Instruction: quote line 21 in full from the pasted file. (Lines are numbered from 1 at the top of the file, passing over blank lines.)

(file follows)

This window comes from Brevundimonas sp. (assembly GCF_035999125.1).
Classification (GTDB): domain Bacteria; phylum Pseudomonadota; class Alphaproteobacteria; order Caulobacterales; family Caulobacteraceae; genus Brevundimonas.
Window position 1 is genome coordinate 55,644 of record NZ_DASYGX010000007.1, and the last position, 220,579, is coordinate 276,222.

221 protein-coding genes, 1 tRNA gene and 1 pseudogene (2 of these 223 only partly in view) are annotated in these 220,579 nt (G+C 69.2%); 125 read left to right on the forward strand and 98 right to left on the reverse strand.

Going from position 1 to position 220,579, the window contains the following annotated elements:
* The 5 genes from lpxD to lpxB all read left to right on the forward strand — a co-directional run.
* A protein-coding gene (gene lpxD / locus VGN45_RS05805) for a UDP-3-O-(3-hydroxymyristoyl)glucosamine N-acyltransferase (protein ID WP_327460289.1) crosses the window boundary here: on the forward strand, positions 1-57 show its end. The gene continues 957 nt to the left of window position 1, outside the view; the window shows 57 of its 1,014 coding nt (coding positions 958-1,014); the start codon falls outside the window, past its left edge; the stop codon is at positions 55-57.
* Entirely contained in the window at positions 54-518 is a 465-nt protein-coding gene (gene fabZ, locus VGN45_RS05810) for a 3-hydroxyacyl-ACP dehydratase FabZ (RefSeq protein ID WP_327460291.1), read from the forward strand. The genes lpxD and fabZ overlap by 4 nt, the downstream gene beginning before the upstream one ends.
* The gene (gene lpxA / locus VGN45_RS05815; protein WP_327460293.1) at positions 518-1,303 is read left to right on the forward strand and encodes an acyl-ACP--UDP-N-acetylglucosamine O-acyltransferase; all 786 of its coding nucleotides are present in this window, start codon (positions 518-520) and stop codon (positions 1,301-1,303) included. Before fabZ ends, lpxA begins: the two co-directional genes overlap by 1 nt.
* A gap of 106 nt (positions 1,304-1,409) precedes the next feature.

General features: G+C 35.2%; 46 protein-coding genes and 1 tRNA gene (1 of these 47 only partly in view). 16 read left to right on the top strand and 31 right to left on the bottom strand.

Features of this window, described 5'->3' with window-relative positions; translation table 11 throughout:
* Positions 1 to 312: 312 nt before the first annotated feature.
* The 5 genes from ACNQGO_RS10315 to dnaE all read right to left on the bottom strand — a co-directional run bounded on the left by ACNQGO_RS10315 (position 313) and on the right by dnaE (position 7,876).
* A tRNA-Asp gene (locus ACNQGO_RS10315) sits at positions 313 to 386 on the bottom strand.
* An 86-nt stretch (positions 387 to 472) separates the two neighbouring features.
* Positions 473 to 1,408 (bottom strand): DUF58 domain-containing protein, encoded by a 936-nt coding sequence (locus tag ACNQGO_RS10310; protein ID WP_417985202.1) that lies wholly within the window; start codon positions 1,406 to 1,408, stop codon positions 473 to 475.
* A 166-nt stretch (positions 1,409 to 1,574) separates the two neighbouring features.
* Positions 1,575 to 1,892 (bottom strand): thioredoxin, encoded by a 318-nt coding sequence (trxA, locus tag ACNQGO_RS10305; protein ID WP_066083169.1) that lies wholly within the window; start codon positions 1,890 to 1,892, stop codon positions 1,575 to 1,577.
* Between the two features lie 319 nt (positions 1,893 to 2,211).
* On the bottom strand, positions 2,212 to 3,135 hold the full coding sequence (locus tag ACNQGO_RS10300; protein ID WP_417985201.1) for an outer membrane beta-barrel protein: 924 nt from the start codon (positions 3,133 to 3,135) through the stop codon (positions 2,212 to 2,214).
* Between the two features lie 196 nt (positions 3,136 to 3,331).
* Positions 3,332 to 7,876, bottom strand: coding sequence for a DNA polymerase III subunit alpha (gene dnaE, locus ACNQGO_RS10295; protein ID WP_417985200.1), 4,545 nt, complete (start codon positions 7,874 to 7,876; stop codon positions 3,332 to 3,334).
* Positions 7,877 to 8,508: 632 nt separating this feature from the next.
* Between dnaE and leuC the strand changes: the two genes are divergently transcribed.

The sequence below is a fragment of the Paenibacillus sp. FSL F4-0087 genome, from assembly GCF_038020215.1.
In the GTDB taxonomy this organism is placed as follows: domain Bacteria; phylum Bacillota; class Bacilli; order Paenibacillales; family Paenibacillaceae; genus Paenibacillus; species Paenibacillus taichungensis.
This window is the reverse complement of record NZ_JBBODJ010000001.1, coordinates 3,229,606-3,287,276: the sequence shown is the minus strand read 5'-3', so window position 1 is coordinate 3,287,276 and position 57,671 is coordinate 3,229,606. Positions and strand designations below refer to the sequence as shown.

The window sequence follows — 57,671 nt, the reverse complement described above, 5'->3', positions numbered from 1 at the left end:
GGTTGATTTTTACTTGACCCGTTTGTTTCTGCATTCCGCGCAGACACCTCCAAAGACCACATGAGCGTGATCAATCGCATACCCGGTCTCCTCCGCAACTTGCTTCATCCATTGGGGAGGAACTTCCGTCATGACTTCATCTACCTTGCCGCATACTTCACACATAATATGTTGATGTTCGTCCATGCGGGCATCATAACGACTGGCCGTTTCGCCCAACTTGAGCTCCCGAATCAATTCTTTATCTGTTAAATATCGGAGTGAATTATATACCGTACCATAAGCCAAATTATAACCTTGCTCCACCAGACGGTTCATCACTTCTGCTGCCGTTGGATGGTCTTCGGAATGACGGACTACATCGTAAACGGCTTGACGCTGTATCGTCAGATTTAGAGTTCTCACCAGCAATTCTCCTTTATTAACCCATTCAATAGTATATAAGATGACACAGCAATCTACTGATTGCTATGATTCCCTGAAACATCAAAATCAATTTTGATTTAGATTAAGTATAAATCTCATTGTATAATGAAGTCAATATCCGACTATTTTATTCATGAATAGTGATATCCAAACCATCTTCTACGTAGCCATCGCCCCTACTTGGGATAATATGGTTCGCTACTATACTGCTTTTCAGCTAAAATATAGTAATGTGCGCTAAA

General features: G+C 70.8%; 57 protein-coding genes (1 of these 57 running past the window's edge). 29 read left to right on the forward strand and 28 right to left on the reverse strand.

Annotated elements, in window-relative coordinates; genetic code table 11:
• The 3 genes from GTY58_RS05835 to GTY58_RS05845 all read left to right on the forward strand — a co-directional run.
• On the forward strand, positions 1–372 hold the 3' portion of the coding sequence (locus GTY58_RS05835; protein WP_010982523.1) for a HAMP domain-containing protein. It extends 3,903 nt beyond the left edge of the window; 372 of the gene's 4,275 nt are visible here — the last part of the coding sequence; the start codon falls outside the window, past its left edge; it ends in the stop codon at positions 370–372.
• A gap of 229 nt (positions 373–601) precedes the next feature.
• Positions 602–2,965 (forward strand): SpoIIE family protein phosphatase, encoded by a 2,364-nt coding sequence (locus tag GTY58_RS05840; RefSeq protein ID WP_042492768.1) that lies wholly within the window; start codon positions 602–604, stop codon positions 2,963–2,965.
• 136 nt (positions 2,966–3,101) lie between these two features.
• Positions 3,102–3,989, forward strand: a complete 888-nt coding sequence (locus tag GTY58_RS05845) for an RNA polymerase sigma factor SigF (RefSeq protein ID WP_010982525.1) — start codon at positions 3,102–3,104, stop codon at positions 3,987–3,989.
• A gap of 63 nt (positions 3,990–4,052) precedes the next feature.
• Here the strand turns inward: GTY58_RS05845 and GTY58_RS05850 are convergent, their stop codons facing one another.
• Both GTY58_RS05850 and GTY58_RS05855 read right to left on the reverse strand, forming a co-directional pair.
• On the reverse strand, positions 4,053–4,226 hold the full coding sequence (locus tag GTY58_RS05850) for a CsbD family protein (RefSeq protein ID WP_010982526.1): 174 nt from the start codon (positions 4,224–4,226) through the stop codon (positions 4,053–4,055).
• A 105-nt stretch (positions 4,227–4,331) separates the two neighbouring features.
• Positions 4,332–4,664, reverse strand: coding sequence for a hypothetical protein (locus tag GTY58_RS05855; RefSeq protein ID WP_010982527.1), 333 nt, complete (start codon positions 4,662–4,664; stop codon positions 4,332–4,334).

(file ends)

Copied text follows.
* On the bottom strand, positions 2,212 to 3,135 hold the full coding sequence (locus tag ACNQGO_RS10300; protein ID WP_417985201.1) for an outer membrane beta-barrel protein: 924 nt from the start codon (positions 3,133 to 3,135) through the stop codon (positions 2,212 to 2,214).